The kidneys play a vital role in keeping us healthy, and it is often only when something goes wrong that we realize just how important they are.1 Unfortunately, as many as 1 in 10 people are affected by chronic kidney disease (CKD) worldwide, which occurs when the kidneys have been damaged over time and can no longer function the way they should.2

There are many different causes of CKD.2 In some rare kidney diseases, called complement-mediated kidney diseases, damage to the kidneys is caused when a part of the immune system becomes overly active.3-5 This generates an inflammatory response that leads to kidney damage, resulting in protein in the urine (proteinuria) and lower kidney function.3,5

Kidney disease patient walks to her appointment with her doctor

Types of complement-mediated kidney diseases

Complement-mediated kidney diseases are chronic, rare, complex and progressive and occur when the immune system becomes overly active.3-9 They include diseases such as C3 glomerulopathy (C3G), IgA nephropathy (IgAN), atypical hemolytic uremic syndrome (aHUS) and membranous nephropathy (MN).7-10

Types of diseases included in a group of kidney diseases known as complement-mediated kidney diseases

These rare kidney diseases, with the exception of MN, can start early in life, mainly affecting teens and young adults, though symptoms may not be noticed until later in life.11-14 Unfortunately, some patients will progress to kidney failure within only 10 years of being diagnosed.7,15-21

Living with complement-mediated kidney diseases

A man reads under a tree

People living with complement-mediated kidney diseases can experience a variety of symptoms, including debilitating fatigue, that have a significant impact on their quality of life.22-25 This can limit physical activities and abilities to socialize, resulting in severe psychosocial consequences, including reduced motivation, depression and anxiety.23-25

Unfortunately, there are limited treatment options specifically approved for these rare kidney diseases.7,10,15,25-27 Oral corticosteroids and immunosuppressants can be used in patients at high risk of disease progression, but these often come with significant side effects, including hypertension, diabetes, obesity and a heightened risk of infections.25-28

Progression of these diseases to kidney failure can also mean that people require dialysis for life or may need a kidney transplant, which contributes to an impaired quality of life and an increased risk of premature death.29-30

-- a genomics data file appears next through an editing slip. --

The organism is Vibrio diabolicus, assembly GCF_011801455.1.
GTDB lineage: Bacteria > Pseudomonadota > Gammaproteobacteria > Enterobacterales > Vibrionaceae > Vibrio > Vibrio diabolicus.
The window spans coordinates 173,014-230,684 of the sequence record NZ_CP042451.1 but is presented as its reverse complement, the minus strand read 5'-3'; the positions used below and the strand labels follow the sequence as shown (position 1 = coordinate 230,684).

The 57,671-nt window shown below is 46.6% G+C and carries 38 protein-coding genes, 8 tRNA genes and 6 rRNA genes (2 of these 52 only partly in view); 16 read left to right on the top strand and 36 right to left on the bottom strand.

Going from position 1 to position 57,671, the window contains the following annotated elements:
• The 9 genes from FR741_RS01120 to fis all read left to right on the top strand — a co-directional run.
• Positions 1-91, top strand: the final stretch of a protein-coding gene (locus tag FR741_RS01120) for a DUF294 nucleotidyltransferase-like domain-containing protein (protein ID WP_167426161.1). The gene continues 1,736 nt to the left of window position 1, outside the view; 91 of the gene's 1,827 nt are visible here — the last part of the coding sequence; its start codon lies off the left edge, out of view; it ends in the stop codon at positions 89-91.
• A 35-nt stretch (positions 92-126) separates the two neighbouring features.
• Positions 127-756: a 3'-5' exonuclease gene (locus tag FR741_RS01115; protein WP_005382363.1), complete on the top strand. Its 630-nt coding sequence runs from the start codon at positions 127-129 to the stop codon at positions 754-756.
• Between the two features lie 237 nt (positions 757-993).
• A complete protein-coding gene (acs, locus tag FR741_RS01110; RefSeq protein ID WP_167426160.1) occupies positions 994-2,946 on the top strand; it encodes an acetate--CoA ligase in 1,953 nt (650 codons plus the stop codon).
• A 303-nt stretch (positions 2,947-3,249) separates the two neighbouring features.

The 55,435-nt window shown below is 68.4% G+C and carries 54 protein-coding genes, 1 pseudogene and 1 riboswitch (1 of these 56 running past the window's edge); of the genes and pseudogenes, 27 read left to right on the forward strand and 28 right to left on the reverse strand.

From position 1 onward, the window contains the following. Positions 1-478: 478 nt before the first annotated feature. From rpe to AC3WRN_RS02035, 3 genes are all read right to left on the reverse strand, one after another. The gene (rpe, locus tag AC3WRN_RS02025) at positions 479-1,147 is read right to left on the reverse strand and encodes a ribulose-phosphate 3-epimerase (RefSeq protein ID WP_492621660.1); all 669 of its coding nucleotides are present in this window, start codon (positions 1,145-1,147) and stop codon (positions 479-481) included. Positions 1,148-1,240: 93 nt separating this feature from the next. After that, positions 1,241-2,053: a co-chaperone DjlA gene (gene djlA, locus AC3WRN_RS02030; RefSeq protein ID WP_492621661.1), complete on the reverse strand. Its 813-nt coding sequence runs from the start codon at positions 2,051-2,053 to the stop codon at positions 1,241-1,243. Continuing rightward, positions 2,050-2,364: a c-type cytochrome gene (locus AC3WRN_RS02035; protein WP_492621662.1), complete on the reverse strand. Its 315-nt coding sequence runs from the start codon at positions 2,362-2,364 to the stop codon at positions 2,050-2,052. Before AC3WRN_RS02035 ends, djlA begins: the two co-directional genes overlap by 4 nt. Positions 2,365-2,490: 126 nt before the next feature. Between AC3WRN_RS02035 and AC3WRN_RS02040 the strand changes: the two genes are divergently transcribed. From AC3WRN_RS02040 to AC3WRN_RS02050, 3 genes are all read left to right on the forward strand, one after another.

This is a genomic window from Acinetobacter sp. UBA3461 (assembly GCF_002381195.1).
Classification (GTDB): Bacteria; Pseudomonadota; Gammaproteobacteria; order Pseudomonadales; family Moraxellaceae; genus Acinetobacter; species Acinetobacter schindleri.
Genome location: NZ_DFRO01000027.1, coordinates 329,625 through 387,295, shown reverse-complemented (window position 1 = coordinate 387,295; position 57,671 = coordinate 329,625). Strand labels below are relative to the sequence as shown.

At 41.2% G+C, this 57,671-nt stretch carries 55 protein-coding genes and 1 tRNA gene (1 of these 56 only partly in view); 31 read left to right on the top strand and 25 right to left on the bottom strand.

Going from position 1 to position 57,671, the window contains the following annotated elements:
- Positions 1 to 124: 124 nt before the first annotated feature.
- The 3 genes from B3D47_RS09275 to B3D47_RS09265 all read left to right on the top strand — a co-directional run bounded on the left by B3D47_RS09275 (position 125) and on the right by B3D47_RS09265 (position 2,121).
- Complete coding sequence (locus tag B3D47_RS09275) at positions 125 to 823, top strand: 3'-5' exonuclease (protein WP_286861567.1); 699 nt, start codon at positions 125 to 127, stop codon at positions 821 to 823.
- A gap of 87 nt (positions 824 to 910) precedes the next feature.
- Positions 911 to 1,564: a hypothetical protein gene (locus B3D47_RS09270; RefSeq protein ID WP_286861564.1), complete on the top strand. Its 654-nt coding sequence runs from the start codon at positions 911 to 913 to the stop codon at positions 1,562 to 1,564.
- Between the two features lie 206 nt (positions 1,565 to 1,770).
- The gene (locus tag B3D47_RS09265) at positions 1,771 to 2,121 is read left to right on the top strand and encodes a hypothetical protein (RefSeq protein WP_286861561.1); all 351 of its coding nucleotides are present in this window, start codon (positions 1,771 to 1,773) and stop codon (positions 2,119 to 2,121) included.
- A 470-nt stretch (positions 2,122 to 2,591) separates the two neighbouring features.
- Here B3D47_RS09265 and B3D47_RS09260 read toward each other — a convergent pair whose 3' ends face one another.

The symptoms associated with complement-mediated kidney diseases, along with the challenges of therapy and time-consuming dialysis, can lead to impaired quality of life and feelings of social isolation and increasingly poor health.22-25

The human and societal impact of complement-mediated kidney diseases

In addition to the personal impact of complement-mediated kidney diseases, many people can experience unemployment and productivity loss, given the high prevalence of these diseases among working-aged adults.31-33 In the U.S., only 11-31% of people who were previously employed retained their job a year after starting on dialysis, compared with 30% in Europe, and 55% in Japan.34

There is also a significant impact on healthcare systems, with high-income countries typically spending more than 2-3% of their annual healthcare budget on the treatment of kidney failure.35,37 In the U.S., for example, the treatment of chronic kidney disease cost more than $87.2 billion in 2019.36

Without new treatment options, there will continue to be a significant economic burden on healthcare systems across the globe, driven by dialysis and kidney transplantation costs.36-38

Our commitment to complement-mediated kidney diseases

A pharmacist reviews medication for a patient

At Novartis, we are committed to developing treatments for people living with complement-mediated kidney diseases through continued investment in research and development, and targeted acquisitions.

There is a need for well-tolerated therapies that target key drivers of disease progression in complement-mediated kidney diseases to help delay kidney failure, and in doing so, extend dialysis-free life.39


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